We really put a lot of emphasis on what Indie studies are on both Italian and foreign ones. Obviously on the Italian ones we can do much more by bringing them to Podcast and following the teams themselves. Of course we also view Triple A titles with the products of the moment.

To sum up, we want to talk about Video Games and we do not want to do it as the clones of portals that already exist both in Italy and abroad. The old way, which in our opinion, as authors, is a kind of waste of time.
This we saw inside Gameromancer, a new way of dealing with certain topics and doing it without barriers of any kind.”

Peter “Phatejoker” Iacullo
Creative Director (or Final Boss)

What one grasps from your articles and audios is the sense of freedom of expression.

“The project was born for just that, we used to write on other portals, including our second sister portal I Love Videogames and also other external newsrooms. We had to work along a very narrow editorial line, and this weighed heavily on us.

The freedom to be able to write the content the way we want is fundamental.
Since we don’t have publishers behind us, we can be the ones who decide by putting the passion we have into it.”

“The beauty of our podcasts, which for the past year or so have intentionally lost structure and lineup, are open mic discussions where we can put ourselves and our knowledge to use talking about topics we love.”

I was struck by the phrase “I Love Videogames, the combed and socially acceptable face of our network,” why the two portals?

I Love Videogames
has been in existence since 2014. At first Peter held the role of webmaster, then over time he came to manage it fully and independently. Gameromancer started out as an ILVG (I love Videogames) podcast and later we decided to unhook it with its own portal since it was taking a different turn from ILVG.”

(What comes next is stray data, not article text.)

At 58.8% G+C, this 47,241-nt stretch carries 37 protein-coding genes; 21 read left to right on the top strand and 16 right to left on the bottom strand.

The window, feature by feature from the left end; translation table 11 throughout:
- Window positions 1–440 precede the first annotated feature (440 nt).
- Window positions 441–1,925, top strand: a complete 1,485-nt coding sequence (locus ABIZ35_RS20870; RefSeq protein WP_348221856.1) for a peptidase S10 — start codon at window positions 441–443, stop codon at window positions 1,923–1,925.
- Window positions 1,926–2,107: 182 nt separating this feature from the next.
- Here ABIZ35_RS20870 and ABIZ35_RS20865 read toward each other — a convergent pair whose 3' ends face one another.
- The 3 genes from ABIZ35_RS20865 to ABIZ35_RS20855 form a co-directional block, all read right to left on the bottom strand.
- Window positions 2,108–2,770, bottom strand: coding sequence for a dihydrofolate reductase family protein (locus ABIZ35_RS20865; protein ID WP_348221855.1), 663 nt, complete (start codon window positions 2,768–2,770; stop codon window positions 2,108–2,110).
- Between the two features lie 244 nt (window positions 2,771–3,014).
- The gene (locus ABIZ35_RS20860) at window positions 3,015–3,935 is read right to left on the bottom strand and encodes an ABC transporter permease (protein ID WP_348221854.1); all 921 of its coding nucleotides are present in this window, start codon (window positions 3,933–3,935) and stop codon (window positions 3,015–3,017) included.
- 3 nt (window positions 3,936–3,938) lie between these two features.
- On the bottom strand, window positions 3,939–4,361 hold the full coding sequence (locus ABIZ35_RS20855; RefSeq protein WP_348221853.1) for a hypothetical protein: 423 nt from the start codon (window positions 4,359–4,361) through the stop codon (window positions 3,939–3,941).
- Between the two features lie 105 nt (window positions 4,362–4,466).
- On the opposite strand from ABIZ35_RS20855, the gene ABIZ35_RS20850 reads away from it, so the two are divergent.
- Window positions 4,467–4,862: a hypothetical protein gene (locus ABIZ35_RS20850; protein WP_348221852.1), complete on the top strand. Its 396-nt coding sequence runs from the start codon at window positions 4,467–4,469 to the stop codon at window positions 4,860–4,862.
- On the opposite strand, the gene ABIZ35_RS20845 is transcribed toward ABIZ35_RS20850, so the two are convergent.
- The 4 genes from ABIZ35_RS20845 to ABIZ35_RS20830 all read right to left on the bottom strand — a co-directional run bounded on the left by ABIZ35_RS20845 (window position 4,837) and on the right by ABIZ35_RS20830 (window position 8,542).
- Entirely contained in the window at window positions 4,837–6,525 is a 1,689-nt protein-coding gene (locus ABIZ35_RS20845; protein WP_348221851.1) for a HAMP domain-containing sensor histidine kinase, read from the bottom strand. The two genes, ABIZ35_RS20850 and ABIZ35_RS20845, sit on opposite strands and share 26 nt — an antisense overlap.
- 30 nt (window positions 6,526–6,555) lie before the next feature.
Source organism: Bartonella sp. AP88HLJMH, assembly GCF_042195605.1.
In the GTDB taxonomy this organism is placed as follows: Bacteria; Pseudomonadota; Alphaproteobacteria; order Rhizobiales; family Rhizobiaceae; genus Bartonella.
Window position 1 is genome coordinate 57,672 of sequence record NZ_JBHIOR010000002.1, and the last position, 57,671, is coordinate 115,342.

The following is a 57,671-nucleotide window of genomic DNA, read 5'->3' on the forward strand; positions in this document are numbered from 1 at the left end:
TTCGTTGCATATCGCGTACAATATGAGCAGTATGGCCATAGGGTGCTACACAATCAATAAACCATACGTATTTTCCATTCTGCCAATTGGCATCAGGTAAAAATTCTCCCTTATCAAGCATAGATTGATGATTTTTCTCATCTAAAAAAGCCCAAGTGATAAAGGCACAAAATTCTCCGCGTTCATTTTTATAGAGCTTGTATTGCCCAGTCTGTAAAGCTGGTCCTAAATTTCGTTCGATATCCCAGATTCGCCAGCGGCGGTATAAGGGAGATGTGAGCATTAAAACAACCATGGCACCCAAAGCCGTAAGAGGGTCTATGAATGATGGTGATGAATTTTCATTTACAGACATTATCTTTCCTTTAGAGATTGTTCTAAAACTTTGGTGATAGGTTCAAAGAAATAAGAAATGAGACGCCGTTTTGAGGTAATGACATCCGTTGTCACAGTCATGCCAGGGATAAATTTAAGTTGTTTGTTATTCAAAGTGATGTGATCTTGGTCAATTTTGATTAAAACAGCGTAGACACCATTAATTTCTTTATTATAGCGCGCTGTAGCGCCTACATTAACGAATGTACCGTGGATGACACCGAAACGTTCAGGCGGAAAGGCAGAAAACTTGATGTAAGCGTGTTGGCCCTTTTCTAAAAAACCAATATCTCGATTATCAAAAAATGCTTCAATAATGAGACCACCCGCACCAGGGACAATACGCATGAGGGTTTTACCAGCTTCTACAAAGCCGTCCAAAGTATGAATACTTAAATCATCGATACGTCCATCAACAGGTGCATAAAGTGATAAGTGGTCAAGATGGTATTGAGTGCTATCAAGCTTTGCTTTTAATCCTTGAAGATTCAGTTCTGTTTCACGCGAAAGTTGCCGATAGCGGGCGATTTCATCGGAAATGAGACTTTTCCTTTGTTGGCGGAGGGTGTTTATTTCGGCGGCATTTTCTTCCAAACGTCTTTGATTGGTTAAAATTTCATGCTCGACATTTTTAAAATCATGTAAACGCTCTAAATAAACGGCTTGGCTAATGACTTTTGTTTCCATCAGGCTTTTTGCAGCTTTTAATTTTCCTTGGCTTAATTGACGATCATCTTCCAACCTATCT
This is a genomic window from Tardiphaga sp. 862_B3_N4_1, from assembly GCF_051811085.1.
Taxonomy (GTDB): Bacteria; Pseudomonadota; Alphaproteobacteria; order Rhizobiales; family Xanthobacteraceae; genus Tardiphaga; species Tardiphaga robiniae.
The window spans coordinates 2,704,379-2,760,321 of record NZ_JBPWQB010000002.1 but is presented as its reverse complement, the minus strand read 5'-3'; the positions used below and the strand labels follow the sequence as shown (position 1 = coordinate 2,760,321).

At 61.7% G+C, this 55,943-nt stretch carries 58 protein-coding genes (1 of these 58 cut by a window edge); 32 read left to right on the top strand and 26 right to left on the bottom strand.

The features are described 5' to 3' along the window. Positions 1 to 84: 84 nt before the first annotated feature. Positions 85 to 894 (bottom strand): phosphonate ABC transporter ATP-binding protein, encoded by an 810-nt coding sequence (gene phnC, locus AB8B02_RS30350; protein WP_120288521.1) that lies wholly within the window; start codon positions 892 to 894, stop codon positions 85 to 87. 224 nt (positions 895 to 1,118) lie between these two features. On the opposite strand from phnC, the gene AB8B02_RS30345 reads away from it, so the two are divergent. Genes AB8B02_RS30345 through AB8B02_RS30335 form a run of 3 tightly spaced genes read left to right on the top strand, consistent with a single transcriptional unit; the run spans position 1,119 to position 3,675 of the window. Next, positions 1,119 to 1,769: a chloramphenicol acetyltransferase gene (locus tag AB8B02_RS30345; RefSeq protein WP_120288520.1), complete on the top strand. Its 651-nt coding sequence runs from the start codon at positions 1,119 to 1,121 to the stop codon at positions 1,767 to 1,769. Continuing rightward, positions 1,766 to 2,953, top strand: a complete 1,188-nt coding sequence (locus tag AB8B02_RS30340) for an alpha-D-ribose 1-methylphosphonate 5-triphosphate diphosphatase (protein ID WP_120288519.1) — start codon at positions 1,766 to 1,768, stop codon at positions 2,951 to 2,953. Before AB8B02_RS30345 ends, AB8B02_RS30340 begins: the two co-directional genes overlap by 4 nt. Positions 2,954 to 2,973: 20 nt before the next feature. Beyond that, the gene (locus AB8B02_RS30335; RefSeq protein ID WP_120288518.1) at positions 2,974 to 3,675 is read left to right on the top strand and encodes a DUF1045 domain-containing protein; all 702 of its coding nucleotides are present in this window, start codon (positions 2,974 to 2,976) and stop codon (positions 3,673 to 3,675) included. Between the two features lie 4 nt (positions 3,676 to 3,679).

its own portal since it was taking a different turn from ILVG.”

Leopold Di Lenge

Francis “TheLawyer” Alteri

Rudy Bandiera

Andrea “CyberMantis” Sorichetti

“We didn’t want to be a clone of or and were driven by passion. With ILVG we want to try to stick to the rules…but in our own way and sometimes go even further. ILVG is our ideal video game site that reflects the need to also be with the video game industry, while Gameromancer expresses our need to go against it.”

Crowdsourcing: another interesting initiative, to which I can only tip my hat. Can you tell me about it?

“One of the most beautiful ideas we’ve ever had. He was born in the summer of Gameromancer’s first year from an idea he had long before…

we thought about how it would be nice to give everyone space to be able to write. In that summer a girl came to us and asked if she could publish a piece. From there, things moved.

After all, our main motto is “Join the rebellion,” and what rebellion would it be if we just did everything ourselves? So the
represents us very much together with our community and represents that expression of freedom that we have already mentioned.